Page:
White collar jobs are not immune to these trends. Gone are the days of in-person travel agents, and similarly self-service insurance portals are changing the way insurance agents work. For financial analysts, Tableau and other dashboard analytics tools are radically reshaping their roles. The growing suite of workplace productivity apps and automated surveying tools are helping transforming work in a vast array of skilled professional jobs.
For job seekers, the key to staying on the profitable side of automation is ongoing skill building. Workers increasingly need to build skills that are complementary to technology — learning to run the machine, not doing the same work the machine automates. As technology changes the landscape of work, workers will need to cultivate ongoing training, actively carving out time to re-sharpen skills on a permanent basis.
Thus the move toward ongoing “re-skilling” will take a big change in perspective for most white-collar workers. Just as professionals in law and medicine are required to satisfy ongoing professional development goals, we will see more organizations setting aside time for re-skilling to stay on top of the latest workplace technology. As companies build these efforts directly into their professional development programs, that’s something we’re likely to see more of in 2017 and beyond.
3) Shifting Away From Flashy Benefits Packages
The past decade has seen an explosion of exotic perks and benefits. Free meals, dog-friendly offices, video games, on site yoga classes, unlimited vacation and more. Tech companies have been pioneers in this trend, for two reasons. First, benefit escalation has been fueled by intense competition for tech talent. Second, fast growth and big venture capital deals have flushed many big tech employers with cash, giving them the means to finance a growing list of workplace perks not possible in more mature industries with thinner profit margins.
In 2017 and beyond, many of today’s tech giants will begin maturing into more traditional companies. Economic history teaches us that many other industries have followed the same general pattern as the tech industry is following today. New technologies develop. Early firms grow fast, are flush with cash, and innovate. Eventually those technologies mature, growth rates slow down, and companies come back to Earth, eventually turning their attention to costs and traditional profit margins.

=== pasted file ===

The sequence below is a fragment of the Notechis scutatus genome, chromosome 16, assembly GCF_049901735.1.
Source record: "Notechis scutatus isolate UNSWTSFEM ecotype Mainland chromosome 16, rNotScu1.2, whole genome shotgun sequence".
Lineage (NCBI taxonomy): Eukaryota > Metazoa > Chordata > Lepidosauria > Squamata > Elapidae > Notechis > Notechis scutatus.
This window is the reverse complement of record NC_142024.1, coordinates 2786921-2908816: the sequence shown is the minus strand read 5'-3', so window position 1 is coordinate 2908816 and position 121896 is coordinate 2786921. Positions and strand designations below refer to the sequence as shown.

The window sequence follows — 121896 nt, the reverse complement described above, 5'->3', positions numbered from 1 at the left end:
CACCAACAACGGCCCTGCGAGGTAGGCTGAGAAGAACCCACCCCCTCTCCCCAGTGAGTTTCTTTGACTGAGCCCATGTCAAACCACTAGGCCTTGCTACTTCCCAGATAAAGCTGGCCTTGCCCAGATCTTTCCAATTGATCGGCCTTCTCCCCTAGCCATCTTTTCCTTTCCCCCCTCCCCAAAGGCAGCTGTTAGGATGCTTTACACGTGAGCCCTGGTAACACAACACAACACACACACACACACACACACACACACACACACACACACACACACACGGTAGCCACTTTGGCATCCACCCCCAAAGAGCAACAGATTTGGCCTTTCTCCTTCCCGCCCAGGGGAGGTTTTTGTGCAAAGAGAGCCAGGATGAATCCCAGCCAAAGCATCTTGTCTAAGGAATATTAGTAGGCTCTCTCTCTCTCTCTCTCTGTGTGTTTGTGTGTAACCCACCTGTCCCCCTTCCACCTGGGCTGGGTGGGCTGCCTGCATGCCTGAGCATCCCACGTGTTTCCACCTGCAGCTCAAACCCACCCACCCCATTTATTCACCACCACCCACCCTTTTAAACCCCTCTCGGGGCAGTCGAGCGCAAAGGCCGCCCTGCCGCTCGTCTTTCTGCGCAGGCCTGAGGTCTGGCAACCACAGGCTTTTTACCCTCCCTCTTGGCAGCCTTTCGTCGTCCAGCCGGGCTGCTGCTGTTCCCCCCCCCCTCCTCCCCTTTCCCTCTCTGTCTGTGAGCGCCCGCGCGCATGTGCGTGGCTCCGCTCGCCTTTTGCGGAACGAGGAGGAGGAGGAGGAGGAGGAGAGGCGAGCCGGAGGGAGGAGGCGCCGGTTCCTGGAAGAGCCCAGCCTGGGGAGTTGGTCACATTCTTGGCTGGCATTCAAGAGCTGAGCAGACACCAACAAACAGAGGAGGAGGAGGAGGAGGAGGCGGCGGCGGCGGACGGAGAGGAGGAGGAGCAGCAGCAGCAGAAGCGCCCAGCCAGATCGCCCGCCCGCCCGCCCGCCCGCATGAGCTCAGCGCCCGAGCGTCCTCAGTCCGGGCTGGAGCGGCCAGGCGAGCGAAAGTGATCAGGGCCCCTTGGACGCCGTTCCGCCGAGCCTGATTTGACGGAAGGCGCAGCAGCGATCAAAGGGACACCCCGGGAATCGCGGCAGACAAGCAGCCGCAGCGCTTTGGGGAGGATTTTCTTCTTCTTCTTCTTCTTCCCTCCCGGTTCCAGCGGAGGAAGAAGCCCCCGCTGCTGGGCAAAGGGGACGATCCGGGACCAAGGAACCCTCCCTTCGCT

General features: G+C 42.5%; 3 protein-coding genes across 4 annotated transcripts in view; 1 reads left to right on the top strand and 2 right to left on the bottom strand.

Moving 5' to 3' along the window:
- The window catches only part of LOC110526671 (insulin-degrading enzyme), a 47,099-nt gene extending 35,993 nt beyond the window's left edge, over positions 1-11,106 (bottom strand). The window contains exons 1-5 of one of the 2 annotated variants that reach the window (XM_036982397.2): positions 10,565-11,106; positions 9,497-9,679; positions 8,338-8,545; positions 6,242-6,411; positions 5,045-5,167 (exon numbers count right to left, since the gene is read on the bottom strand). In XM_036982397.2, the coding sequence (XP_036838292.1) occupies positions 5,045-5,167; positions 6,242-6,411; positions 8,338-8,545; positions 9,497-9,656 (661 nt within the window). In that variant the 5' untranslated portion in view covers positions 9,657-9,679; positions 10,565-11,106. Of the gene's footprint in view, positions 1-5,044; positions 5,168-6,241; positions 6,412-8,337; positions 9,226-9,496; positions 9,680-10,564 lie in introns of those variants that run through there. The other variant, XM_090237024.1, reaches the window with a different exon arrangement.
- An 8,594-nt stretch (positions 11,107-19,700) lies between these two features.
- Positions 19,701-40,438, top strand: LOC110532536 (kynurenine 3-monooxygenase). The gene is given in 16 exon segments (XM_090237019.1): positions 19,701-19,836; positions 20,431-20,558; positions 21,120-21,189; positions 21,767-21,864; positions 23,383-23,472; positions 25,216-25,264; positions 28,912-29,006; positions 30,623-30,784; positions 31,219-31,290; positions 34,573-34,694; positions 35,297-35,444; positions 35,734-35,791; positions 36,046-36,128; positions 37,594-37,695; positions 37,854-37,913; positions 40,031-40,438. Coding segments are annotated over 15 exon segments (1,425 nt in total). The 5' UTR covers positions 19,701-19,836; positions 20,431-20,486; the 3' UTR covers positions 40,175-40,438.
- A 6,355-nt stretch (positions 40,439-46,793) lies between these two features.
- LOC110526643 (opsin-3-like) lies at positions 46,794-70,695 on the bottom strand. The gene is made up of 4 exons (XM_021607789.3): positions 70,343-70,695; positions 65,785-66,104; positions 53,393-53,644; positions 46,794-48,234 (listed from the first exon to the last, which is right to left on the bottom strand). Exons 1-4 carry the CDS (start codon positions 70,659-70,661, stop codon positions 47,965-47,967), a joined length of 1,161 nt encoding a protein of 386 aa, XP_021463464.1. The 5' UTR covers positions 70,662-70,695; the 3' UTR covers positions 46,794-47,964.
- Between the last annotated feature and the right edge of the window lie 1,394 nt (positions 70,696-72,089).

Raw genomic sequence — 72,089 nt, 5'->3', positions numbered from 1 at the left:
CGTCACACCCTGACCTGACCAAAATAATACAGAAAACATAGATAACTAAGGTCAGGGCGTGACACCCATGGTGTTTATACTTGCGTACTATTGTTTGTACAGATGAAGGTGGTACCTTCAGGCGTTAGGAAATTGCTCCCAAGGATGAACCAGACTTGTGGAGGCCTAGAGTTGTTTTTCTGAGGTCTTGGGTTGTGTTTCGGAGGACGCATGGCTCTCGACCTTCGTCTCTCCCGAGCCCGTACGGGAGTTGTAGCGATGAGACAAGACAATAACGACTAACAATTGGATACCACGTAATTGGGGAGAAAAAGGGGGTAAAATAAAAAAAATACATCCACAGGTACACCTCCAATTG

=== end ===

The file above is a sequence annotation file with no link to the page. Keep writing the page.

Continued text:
As the tech industry matures, it’s likely that companies will be re-assessing their packages of benefits and perks. Ultimately, the goal of the compensation package — both pay and benefits — is to serve as a targeted investment, delivering great employee engagement and keeping talent on board long term.
Not all perks and benefits are created equally. Glassdoor’s research shows that many of the more exotics perks today have a small effect on employee satisfaction compared to more traditional benefits like great health insurance, 401(k) matches, and generous paid time off. The data show that less traditional benefits like gym memberships, charitable gift matching, and pet-friendly workplaces — while certainly are important to some employees — on average have a surprisingly weak correlation with employee satisfaction.
In coming years, we’re likely to see large tech employers re-evaluating their benefits packages, more carefully focusing them on core benefits that offer the biggest bang for the buck in terms of engagement and productivity — rather than splashy headlines about unusual workplace perks.
4) Taking Action Against the Gender Pay Gap
In the past year, there has been a breakthrough in terms of popular awareness of the pay gap between men and women in the workplace. But talking about the gender pay gap is one thing. Actually doing something about it is another.
Two recent trends today are converging to create a rare opportunity to make lasting progress on this issue. First, growing pay transparency is allowing workers to more easily identify pay gaps than ever. Second, growing data availability in companies is allowed them to easily measure and correct pay gaps themselves, before it ever shows up in the data.